Monday, May 17, 2010

Getting Closer...*

As life goes on, most of us change, at least somewhat. We may become more introverted or extroverted. We may become more spontaneous or more cautious. There are lots of other changes we make, too. Sometimes, those changes happen because (let’s hope) we get wiser as time goes by. We also change as a reaction to life’s circumstances. It only makes sense that fictional characters would grow, develop and change over time, too. In crime fiction series, the main character is usually the sleuth, so it’s interesting to see how sleuths change in their outlook, approaches and so on as the series moves on. I had an interesting comment exchange about this with Elspeth from It’s a Mystery, and Elizabeth from Mystery Writing is Murder brought this topic up in an interesting blog post recently, so I’ve been thinking about it a lot. Authors of series have different ways of approaching the changes that happen to their characters, but many of them seem to have in common that in some way, the sleuth changes over time.

When we first meet Agatha Christie’s Hercule Poirot, he’s already an experienced detective, and no longer young. Yet, as the years go on, Poirot does go through some changes. In the earlier Poirot novels, you could argue that he does more of the legwork, so to speak, himself. For instance, in The Mysterious Affair at Styles, The Murder on the Links, and The Big Four, Poirot does quite a bit of traveling, finding out information, and so on. He even searches for physical clues quite frequently. In many cases, he’s quite active. In later novels, though, that’s much less so. For instance, in The Clocks, Poirot hears about the case of a mysterious dead man from Colin Lamb, the son of one of Poirot’s friends, and a member of the British Secret Service. One day, Lamb’s visiting the small town of Crowdean, on a case of his own, when a young woman comes out of a house screaming that there’s a dead man in the house. Lamb calms the woman down and goes in to see what’s happened. The dead man has no real identification, and there’s no connection between him and the homeowner, who wasn’t even there at the time of the murder. So Lamb takes the case to Poirot and challenges him to sit back and think and solve the murder. In this case, Poirot doesn’t even interview any witnesses or look at any physical evidence. In the end, though, he’s able to show that what looks like a complicated crime is really quite simple.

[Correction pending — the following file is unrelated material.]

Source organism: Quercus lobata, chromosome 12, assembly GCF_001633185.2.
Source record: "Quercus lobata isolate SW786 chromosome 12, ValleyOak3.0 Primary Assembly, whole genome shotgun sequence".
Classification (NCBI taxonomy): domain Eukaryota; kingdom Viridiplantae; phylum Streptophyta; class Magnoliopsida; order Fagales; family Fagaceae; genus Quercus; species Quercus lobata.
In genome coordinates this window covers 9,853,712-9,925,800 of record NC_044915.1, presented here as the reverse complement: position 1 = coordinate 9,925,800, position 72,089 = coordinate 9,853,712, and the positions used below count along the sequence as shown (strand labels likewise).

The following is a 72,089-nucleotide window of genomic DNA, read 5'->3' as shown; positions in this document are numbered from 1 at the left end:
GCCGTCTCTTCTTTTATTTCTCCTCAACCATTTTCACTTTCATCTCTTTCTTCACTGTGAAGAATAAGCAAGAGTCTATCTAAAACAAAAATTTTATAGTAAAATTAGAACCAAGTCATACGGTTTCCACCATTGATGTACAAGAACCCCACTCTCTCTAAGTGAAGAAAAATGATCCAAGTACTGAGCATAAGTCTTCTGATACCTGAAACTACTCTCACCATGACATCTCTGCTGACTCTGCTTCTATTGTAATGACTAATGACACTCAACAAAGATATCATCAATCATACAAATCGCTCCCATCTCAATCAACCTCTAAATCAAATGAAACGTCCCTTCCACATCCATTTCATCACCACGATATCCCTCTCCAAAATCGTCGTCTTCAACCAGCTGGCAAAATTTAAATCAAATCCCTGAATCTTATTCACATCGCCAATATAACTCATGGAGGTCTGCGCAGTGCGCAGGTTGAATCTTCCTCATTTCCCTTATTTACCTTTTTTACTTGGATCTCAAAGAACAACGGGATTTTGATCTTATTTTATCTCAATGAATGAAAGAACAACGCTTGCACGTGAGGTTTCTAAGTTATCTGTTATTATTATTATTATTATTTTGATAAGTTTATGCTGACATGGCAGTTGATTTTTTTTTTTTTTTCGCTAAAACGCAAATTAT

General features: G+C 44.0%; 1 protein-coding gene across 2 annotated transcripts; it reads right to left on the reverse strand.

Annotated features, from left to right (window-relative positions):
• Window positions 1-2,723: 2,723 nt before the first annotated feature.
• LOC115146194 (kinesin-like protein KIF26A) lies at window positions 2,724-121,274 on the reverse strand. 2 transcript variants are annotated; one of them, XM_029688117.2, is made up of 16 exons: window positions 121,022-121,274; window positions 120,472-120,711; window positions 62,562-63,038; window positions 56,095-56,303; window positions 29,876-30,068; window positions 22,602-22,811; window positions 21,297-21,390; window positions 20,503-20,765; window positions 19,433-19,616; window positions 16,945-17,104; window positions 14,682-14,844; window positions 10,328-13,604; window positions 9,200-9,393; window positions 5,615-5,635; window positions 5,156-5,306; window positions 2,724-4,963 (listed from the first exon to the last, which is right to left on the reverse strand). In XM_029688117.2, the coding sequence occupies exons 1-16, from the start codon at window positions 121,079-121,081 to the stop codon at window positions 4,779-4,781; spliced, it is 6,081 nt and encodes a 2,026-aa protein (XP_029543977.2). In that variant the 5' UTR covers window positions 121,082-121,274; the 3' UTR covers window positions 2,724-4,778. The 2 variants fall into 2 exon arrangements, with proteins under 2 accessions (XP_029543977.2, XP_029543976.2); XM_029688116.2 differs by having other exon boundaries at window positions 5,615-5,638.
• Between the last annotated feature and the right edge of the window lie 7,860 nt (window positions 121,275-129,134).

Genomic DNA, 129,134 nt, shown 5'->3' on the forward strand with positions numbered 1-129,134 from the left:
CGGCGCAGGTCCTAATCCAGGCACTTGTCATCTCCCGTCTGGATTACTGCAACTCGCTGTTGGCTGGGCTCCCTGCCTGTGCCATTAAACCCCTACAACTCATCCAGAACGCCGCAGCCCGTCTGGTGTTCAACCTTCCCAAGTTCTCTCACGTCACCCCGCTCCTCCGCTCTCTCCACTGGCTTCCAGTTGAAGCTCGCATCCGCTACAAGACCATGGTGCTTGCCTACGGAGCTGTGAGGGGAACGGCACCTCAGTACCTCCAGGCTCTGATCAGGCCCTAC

In Cat Among the Pigeons, Poirot gets drawn into the investigation of the murder of a games mistress at an exclusive girls’ school. The summer term has just begun, and everyone’s arriving at Meadowbank, which is run by the superbly talented Miss Honoria Bulstrode. The award-winning school is soon rocked by the late-night shooting death of Grace Springer, the new games mistress. Not long afterwards, one of the students disappears, and then there’s another murder of another mistress, Eleanor Vansittart. Another student, Julia Upjohn, slowly puts the pieces of the puzzle together. One day, she finds a valuable cache of jewels and makes some very shrewd guesses as to what’s been going on at the school. That’s when she goes to see Hercule Poirot. Poirot himself does little of the legwork in this novel. He does travel to the school, and interviews Miss Bulstrode and some of the other characters involved in the story. Yet, while it’s Poirot who solves the mystery, it’s really other characters who do what you’d call the legwork.